MA: Skies aside, what are the psychological/emotional associations with the color blue? The idea that these skies are not just skies, they have to be blue as well?

AK: For me the first reason to have a blue sky was not actually for the color blue as such, but for the fact that when you have a blue sky, you have the infinite sky; if you have clouds you can only see so far, so the reason to ask for a blue sky was to have landscapes that go on forever and represent the impossibility to understand, or to capture fully what happened and that trauma. And, of course, I understand the other connotations that blue as in something that is calm, that gives the feeling of serenity, safety and of clarity, but it was not the goal to have a specific connotation of the color blue in the work. It’s about the relentless endlessness.

MA: And at the same time it has added a challenge to your process. Did it reduce the possibilities of what you could do?

AK: It really was very hard, I had to factor in all these variables to be able to connect all the places not only with each other but also with the weather, and I realized soon enough that blue skies don’t happen all too often, which tremendously complicated things, so I would be traveling with 4 or 5 weather apps like an inverse storm chaser or sorts following the openings in the cloud covers or waiting until there was a completely sunny day over an entire region. And I could only keep this up because it became kind of imposed ritual to me, something outside of me forcing me to follow a system that was not me and that I did not have a choice. I started to look up at the blue sky and having conversations with it because maybe it was the last witness or the only witness, or the witness that had actually seen everything happening below, and I kept asking why.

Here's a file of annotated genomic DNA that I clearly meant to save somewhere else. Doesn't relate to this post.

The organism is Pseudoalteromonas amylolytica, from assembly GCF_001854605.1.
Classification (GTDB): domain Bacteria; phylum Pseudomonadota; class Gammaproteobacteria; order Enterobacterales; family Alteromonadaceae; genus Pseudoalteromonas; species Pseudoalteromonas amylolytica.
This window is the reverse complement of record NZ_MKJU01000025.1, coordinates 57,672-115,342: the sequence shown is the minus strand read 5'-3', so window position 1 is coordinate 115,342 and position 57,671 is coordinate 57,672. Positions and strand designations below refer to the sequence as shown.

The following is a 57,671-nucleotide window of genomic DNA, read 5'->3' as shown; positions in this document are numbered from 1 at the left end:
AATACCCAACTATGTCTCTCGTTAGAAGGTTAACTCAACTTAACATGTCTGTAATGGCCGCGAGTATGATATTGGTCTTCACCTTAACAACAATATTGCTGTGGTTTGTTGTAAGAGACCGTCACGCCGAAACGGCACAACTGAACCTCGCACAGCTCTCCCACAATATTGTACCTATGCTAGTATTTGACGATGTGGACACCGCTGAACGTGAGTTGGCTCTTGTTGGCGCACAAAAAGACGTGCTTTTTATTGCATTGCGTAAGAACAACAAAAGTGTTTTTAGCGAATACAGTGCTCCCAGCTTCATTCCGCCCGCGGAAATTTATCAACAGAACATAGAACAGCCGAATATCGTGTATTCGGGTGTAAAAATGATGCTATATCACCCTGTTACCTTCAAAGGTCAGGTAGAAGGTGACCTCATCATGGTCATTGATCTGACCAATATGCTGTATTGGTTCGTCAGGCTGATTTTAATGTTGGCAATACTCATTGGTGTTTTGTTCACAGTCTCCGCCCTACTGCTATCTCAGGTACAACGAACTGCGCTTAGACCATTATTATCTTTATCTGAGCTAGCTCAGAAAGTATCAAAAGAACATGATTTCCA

MA: Like the instant film the sky itself is temporal, a blue that is only going to be there for a short time and then it will fade again.